Flynt says evangelical Christians are mainly mobilising against the sins they either do not want to commit (homosexual acts) or cannot commit (undergoing an abortion, in the case of men). They turn a blind eye toward temptations, such as adultery and divorce, that interest them. In 2010, the Southern Baptist Convention passed a resolution calling the rising incidence of divorce among its members a “scandal”. A Pew Research Center study in 2015 found that evangelical protestants in the US were more likely to be divorced or separated than Catholics, Jews, Muslims or atheists.
In fact, it’s not “inexplicable” at all.
Toby Young asks if his father’s dark prophesy about meritocracy is becoming a reality.
Trump, as the Washington Post’s Marc Fisher reminded us on Sunday, is first and foremost a showman. He’s all about his brand. The brand he’s trying to develop as president is that of decisive promise-keeper who rescues the nation from imminent collapse. Accordingly, he has to first convince us that the nation is in a state of imminent collapse. So he is busy tailoring reality to fit his value proposition.
For a piece I published in September, about what Trump’s first term could look like, I spoke to a former Republican White House official whom Trump has consulted, who told me, “Honestly, the problem with Donald is he doesn’t know what he doesn’t know.” It turns out that is half of the problem; the other half is that he has surrounded himself with people who know how much he doesn’t know. Since Election Day, Trump has largely avoided receiving intelligence briefings, either because he doesn’t think it’s important that he receive them or because he just doesn’t care about them. George W. Bush, in the first months of 2001, ignored warnings about Osama bin Laden. Only in our darkest imaginings can we wonder what warnings Trump is ignoring now.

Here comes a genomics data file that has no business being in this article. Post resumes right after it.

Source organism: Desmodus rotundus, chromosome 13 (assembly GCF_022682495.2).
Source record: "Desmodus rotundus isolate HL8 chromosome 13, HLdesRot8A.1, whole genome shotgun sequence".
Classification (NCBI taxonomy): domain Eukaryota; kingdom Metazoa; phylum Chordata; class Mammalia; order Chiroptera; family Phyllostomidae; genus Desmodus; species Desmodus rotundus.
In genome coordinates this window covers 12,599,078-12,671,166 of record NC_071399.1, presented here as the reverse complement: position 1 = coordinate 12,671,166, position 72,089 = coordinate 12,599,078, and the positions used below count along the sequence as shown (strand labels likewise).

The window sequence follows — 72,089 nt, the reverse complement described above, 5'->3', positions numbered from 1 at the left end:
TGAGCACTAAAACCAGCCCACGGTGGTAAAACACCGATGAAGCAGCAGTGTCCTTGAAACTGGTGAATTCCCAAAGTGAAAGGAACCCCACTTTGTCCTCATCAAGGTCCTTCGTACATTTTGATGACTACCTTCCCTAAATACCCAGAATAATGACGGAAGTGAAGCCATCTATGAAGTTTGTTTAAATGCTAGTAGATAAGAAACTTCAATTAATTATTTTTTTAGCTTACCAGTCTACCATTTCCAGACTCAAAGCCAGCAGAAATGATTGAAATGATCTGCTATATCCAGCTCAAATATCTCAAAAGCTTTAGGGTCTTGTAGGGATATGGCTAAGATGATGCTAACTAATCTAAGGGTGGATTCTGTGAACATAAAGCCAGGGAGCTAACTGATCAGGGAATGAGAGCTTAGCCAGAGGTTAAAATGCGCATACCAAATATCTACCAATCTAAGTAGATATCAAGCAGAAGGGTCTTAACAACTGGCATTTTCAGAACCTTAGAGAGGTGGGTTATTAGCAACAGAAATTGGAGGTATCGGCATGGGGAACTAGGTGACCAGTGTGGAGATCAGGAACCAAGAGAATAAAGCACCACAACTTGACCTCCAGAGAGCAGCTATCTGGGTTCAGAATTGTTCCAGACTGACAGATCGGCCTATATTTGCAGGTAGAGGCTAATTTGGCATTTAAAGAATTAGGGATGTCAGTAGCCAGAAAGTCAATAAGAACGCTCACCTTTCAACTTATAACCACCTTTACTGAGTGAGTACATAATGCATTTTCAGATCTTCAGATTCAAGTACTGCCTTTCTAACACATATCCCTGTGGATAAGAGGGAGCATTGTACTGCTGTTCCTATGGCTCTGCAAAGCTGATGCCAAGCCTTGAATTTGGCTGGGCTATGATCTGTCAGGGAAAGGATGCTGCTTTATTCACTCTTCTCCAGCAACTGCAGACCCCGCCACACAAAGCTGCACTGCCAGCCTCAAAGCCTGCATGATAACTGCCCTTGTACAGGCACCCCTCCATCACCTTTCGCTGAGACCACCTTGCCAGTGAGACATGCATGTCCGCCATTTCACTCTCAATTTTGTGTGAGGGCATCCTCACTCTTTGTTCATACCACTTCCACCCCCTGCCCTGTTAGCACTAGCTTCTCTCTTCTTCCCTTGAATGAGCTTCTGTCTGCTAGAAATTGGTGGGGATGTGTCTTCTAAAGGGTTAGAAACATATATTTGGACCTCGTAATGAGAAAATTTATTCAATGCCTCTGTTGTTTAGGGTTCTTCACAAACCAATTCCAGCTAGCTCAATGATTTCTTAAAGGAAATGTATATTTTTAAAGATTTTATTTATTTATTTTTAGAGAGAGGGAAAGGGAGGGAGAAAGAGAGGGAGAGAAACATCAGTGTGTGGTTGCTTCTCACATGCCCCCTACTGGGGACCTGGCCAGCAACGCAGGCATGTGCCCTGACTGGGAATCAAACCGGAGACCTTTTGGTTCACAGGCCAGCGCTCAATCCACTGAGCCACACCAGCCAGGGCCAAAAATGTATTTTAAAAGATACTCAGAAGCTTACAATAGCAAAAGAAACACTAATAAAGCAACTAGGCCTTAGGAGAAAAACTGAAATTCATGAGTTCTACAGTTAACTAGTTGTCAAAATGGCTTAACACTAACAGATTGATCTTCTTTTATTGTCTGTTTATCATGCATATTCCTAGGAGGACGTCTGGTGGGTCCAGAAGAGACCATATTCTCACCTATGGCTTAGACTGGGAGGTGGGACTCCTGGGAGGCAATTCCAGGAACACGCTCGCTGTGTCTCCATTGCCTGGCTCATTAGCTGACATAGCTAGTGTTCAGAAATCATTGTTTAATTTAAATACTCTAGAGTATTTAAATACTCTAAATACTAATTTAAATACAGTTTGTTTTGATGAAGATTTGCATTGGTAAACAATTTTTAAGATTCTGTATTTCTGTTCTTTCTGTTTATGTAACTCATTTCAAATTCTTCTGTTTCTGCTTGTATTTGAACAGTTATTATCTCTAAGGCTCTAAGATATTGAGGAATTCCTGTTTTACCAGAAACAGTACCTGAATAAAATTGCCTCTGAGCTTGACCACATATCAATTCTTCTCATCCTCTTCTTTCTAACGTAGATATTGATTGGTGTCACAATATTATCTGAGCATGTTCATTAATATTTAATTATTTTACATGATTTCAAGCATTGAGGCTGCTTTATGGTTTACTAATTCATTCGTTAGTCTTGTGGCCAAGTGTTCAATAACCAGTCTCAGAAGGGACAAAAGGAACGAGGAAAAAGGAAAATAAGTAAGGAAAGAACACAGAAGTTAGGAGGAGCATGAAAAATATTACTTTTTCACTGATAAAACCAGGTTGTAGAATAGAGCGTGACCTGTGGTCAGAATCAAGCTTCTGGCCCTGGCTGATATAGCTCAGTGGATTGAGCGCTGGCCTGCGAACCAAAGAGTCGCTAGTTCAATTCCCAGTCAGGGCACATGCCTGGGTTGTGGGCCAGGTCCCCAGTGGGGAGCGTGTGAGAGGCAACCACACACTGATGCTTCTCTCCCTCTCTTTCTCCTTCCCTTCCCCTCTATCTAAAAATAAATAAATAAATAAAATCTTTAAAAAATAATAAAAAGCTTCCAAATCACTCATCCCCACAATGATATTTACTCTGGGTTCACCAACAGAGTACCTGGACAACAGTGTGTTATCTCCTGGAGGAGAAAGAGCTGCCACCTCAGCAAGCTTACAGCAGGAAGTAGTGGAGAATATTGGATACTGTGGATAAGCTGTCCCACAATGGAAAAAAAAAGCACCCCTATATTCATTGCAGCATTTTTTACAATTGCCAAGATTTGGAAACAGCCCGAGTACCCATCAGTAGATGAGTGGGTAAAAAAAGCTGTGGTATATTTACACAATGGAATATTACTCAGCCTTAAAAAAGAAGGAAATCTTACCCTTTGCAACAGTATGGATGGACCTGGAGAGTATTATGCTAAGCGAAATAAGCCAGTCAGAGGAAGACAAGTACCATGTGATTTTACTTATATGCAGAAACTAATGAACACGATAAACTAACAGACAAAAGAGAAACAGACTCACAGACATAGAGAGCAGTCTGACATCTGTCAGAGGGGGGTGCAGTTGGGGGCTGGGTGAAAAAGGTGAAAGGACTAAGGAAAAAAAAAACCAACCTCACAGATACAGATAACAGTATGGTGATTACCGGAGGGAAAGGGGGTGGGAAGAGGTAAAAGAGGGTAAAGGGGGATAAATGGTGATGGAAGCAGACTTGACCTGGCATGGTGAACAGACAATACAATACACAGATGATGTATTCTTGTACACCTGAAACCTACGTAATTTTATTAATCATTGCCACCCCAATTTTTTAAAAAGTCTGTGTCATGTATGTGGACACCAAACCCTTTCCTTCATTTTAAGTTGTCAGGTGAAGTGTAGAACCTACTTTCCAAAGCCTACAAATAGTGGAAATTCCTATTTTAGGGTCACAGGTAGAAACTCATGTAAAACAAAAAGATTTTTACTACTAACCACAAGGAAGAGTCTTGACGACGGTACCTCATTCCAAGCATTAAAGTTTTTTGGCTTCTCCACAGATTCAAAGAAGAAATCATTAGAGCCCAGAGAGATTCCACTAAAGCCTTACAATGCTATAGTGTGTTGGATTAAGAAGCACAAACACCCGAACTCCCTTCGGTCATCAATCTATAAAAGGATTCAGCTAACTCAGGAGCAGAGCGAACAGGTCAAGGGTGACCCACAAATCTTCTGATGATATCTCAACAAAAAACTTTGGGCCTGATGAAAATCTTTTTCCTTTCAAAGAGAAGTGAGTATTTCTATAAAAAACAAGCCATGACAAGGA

“…the media scandal of 2016 isn’t so much about what reporters failed to tell the American public; it’s about what they did report on, and the fact that it didn’t seem to matter.”
The whitelash thesis…
…absolves liberals of not recognizing how their own obsession with diversity has encouraged white, rural, religious Americans to think of themselves as a disadvantaged group whose identity is being threatened or ignored. Such people are not actually reacting against the reality of our diverse America (they tend, after all, to live in homogeneous areas of the country). But they are reacting against the omnipresent rhetoric of identity, which is what they mean by “political correctness.” Liberals should bear in mind that the first identity movement in American politics was the Ku Klux Klan, which still exists. Those who play the identity game should be prepared to lose it.